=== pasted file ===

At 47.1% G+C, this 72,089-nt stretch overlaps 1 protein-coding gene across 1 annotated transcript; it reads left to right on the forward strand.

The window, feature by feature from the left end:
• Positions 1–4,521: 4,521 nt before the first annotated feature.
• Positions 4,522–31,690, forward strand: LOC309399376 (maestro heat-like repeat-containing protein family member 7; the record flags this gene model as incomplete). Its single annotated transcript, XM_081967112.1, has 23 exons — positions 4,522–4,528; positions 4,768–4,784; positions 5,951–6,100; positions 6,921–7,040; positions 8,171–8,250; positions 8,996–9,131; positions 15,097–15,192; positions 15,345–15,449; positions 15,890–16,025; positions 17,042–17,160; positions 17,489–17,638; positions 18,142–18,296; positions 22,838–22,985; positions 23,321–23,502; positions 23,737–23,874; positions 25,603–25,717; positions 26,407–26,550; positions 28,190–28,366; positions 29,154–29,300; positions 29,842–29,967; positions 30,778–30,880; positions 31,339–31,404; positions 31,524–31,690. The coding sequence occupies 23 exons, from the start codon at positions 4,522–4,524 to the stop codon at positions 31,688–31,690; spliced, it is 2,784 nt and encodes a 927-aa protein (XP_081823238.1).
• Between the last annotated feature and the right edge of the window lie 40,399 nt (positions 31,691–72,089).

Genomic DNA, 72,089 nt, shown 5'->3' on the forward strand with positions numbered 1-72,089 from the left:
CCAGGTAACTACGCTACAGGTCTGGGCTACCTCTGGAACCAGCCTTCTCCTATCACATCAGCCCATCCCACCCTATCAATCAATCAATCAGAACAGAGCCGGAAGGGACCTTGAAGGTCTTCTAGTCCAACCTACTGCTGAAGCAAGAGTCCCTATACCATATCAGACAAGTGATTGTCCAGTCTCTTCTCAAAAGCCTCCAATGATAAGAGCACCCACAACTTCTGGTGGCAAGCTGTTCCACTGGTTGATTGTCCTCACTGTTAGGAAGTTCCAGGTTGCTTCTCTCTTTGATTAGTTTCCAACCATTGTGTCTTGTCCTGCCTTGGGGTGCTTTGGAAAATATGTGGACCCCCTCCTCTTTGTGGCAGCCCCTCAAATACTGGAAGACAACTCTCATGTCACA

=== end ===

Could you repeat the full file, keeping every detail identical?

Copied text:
At 47.1% G+C, this 72,089-nt stretch overlaps 1 protein-coding gene across 1 annotated transcript; it reads left to right on the forward strand.

The window, feature by feature from the left end:
• Positions 1–4,521: 4,521 nt before the first annotated feature.
• Positions 4,522–31,690, forward strand: LOC309399376 (maestro heat-like repeat-containing protein family member 7; the record flags this gene model as incomplete). Its single annotated transcript, XM_081967112.1, has 23 exons — positions 4,522–4,528; positions 4,768–4,784; positions 5,951–6,100; positions 6,921–7,040; positions 8,171–8,250; positions 8,996–9,131; positions 15,097–15,192; positions 15,345–15,449; positions 15,890–16,025; positions 17,042–17,160; positions 17,489–17,638; positions 18,142–18,296; positions 22,838–22,985; positions 23,321–23,502; positions 23,737–23,874; positions 25,603–25,717; positions 26,407–26,550; positions 28,190–28,366; positions 29,154–29,300; positions 29,842–29,967; positions 30,778–30,880; positions 31,339–31,404; positions 31,524–31,690. The coding sequence occupies 23 exons, from the start codon at positions 4,522–4,524 to the stop codon at positions 31,688–31,690; spliced, it is 2,784 nt and encodes a 927-aa protein (XP_081823238.1).
• Between the last annotated feature and the right edge of the window lie 40,399 nt (positions 31,691–72,089).

Genomic DNA, 72,089 nt, shown 5'->3' on the forward strand with positions numbered 1-72,089 from the left:
CCAGGTAACTACGCTACAGGTCTGGGCTACCTCTGGAACCAGCCTTCTCCTATCACATCAGCCCATCCCACCCTATCAATCAATCAATCAGAACAGAGCCGGAAGGGACCTTGAAGGTCTTCTAGTCCAACCTACTGCTGAAGCAAGAGTCCCTATACCATATCAGACAAGTGATTGTCCAGTCTCTTCTCAAAAGCCTCCAATGATAAGAGCACCCACAACTTCTGGTGGCAAGCTGTTCCACTGGTTGATTGTCCTCACTGTTAGGAAGTTCCAGGTTGCTTCTCTCTTTGATTAGTTTCCAACCATTGTGTCTTGTCCTGCCTTGGGGTGCTTTGGAAAATATGTGGACCCCCTCCTCTTTGTGGCAGCCCCTCAAATACTGGAAGACAACTCTCATGTCACA